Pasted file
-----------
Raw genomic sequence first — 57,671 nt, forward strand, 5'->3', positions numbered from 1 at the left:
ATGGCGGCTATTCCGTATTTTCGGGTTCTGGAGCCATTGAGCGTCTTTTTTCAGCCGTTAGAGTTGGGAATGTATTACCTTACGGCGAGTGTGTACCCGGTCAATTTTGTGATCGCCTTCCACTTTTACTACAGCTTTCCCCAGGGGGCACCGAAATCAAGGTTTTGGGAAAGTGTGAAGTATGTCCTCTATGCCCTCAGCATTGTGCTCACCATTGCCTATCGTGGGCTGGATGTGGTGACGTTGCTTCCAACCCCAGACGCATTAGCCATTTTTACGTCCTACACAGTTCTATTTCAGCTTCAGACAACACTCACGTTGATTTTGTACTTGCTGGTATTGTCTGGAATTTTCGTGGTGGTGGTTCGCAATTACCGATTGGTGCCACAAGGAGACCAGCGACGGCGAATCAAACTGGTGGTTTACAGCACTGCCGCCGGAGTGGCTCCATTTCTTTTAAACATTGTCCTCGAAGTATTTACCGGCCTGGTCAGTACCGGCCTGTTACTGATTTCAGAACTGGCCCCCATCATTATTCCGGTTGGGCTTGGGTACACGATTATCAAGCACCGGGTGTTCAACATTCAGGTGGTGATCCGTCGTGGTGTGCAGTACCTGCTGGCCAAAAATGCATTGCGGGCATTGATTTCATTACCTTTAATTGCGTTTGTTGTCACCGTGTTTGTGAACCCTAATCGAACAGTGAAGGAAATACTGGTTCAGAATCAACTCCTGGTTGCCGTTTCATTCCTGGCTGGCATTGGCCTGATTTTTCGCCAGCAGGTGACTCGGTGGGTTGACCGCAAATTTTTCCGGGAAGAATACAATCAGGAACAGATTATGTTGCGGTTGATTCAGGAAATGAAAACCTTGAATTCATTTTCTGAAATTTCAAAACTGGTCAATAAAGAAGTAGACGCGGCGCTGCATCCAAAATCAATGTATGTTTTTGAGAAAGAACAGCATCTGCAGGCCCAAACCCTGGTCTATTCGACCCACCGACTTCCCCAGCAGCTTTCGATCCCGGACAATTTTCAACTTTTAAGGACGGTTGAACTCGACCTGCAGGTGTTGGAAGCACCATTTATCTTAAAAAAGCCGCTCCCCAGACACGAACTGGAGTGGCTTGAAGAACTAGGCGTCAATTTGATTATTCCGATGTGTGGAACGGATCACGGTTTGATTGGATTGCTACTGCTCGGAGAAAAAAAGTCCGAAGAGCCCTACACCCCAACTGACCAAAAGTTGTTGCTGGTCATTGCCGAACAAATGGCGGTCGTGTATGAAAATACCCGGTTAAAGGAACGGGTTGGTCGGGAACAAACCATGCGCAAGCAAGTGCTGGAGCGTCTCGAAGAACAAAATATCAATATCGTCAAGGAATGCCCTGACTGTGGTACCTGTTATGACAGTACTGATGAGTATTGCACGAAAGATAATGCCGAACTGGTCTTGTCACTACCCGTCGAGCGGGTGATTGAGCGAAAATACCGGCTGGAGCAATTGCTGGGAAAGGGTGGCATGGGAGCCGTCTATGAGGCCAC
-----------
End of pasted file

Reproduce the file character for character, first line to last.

Raw genomic sequence first — 57,671 nt, forward strand, 5'->3', positions numbered from 1 at the left:
ATGGCGGCTATTCCGTATTTTCGGGTTCTGGAGCCATTGAGCGTCTTTTTTCAGCCGTTAGAGTTGGGAATGTATTACCTTACGGCGAGTGTGTACCCGGTCAATTTTGTGATCGCCTTCCACTTTTACTACAGCTTTCCCCAGGGGGCACCGAAATCAAGGTTTTGGGAAAGTGTGAAGTATGTCCTCTATGCCCTCAGCATTGTGCTCACCATTGCCTATCGTGGGCTGGATGTGGTGACGTTGCTTCCAACCCCAGACGCATTAGCCATTTTTACGTCCTACACAGTTCTATTTCAGCTTCAGACAACACTCACGTTGATTTTGTACTTGCTGGTATTGTCTGGAATTTTCGTGGTGGTGGTTCGCAATTACCGATTGGTGCCACAAGGAGACCAGCGACGGCGAATCAAACTGGTGGTTTACAGCACTGCCGCCGGAGTGGCTCCATTTCTTTTAAACATTGTCCTCGAAGTATTTACCGGCCTGGTCAGTACCGGCCTGTTACTGATTTCAGAACTGGCCCCCATCATTATTCCGGTTGGGCTTGGGTACACGATTATCAAGCACCGGGTGTTCAACATTCAGGTGGTGATCCGTCGTGGTGTGCAGTACCTGCTGGCCAAAAATGCATTGCGGGCATTGATTTCATTACCTTTAATTGCGTTTGTTGTCACCGTGTTTGTGAACCCTAATCGAACAGTGAAGGAAATACTGGTTCAGAATCAACTCCTGGTTGCCGTTTCATTCCTGGCTGGCATTGGCCTGATTTTTCGCCAGCAGGTGACTCGGTGGGTTGACCGCAAATTTTTCCGGGAAGAATACAATCAGGAACAGATTATGTTGCGGTTGATTCAGGAAATGAAAACCTTGAATTCATTTTCTGAAATTTCAAAACTGGTCAATAAAGAAGTAGACGCGGCGCTGCATCCAAAATCAATGTATGTTTTTGAGAAAGAACAGCATCTGCAGGCCCAAACCCTGGTCTATTCGACCCACCGACTTCCCCAGCAGCTTTCGATCCCGGACAATTTTCAACTTTTAAGGACGGTTGAACTCGACCTGCAGGTGTTGGAAGCACCATTTATCTTAAAAAAGCCGCTCCCCAGACACGAACTGGAGTGGCTTGAAGAACTAGGCGTCAATTTGATTATTCCGATGTGTGGAACGGATCACGGTTTGATTGGATTGCTACTGCTCGGAGAAAAAAAGTCCGAAGAGCCCTACACCCCAACTGACCAAAAGTTGTTGCTGGTCATTGCCGAACAAATGGCGGTCGTGTATGAAAATACCCGGTTAAAGGAACGGGTTGGTCGGGAACAAACCATGCGCAAGCAAGTGCTGGAGCGTCTCGAAGAACAAAATATCAATATCGTCAAGGAATGCCCTGACTGTGGTACCTGTTATGACAGTACTGATGAGTATTGCACGAAAGATAATGCCGAACTGGTCTTGTCACTACCCGTCGAGCGGGTGATTGAGCGAAAATACCGGCTGGAGCAATTGCTGGGAAAGGGTGGCATGGGAGCCGTCTATGAGGCCAC